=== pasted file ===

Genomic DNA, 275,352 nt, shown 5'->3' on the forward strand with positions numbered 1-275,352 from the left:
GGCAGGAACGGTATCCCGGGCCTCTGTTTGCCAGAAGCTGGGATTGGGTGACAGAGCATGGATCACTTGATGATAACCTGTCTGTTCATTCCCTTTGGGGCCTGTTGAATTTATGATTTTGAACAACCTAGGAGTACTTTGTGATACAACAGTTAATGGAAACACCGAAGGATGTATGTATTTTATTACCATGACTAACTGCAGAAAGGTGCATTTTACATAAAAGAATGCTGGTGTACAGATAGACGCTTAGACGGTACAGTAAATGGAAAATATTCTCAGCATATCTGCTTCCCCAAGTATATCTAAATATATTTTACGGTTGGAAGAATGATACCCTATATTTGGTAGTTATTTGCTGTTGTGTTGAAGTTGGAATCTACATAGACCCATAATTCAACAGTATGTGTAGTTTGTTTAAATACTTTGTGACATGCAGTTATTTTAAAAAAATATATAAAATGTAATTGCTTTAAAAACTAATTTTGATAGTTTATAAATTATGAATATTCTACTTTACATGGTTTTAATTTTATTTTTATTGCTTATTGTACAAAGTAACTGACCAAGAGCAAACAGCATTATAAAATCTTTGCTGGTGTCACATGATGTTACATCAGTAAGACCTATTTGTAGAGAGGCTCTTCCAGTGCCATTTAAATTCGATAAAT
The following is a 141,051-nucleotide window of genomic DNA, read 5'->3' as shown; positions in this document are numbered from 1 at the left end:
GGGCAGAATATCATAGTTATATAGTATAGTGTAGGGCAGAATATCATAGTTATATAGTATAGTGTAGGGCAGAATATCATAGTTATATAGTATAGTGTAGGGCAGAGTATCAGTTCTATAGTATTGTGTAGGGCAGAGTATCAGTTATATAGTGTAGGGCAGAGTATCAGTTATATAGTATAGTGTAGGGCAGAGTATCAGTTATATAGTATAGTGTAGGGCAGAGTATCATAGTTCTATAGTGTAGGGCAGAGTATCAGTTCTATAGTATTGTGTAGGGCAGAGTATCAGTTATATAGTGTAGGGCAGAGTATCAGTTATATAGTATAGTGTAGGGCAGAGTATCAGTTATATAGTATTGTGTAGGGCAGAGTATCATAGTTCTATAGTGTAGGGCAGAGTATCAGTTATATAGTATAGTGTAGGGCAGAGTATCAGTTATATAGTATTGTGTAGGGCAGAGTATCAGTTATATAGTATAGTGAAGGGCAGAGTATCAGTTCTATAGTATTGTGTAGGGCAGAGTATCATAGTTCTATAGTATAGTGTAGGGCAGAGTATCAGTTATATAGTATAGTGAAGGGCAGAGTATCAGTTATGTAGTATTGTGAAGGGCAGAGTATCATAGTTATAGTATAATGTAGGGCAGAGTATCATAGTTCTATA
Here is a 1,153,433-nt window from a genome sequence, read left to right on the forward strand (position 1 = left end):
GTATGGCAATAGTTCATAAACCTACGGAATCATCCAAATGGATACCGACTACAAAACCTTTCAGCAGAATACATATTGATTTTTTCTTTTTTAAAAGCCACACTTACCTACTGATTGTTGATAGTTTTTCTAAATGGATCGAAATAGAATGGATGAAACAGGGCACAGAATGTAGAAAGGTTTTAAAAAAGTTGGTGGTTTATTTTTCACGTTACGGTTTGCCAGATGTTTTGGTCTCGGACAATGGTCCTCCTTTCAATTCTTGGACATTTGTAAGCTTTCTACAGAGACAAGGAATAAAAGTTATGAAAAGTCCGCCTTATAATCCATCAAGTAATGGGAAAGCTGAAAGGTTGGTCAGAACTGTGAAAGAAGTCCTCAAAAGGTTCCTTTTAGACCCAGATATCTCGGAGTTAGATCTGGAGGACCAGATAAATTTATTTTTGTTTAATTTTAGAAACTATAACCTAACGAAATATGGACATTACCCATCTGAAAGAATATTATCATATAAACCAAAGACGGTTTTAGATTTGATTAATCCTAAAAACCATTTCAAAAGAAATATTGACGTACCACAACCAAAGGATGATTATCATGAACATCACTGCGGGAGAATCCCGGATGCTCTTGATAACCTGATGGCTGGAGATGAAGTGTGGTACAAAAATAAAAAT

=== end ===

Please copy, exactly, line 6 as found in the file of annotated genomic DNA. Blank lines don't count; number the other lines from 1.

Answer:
GTATGGCAATAGTTCATAAACCTACGGAATCATCCAAATGGATACCGACTACAAAACCTTTCAGCAGAATACATATTGATTTTTTCTTTTTTAAAAGCCACACTTACCTACTGATTGTTGATAGTTTTTCTAAATGGATCGAAATAGAATGGATGAAACAGGGCACAGAATGTAGAAAGGTTTTAAAAAAGTTGGTGGTTTATTTTTCACGTTACGGTTTGCCAGATGTTTTGGTCTCGGACAATGGTCCTCCTTTCAATTCTTGGACATTTGTAAGCTTTCTACAGAGACAAGGAATAAAAGTTATGAAAAGTCCGCCTTATAATCCATCAAGTAATGGGAAAGCTGAAAGGTTGGTCAGAACTGTGAAAGAAGTCCTCAAAAGGTTCCTTTTAGACCCAGATATCTCGGAGTTAGATCTGGAGGACCAGATAAATTTATTTTTGTTTAATTTTAGAAACTATAACCTAACGAAATATGGACATTACCCATCTGAAAGAATATTATCATATAAACCAAAGACGGTTTTAGATTTGATTAATCCTAAAAACCATTTCAAAAGAAATATTGACGTACCACAACCAAAGGATGATTATCATGAACATCACTGCGGGAGAATCCCGGATGCTCTTGATAACCTGATGGCTGGAGATGAAGTGTGGTACAAAAATAAAAAT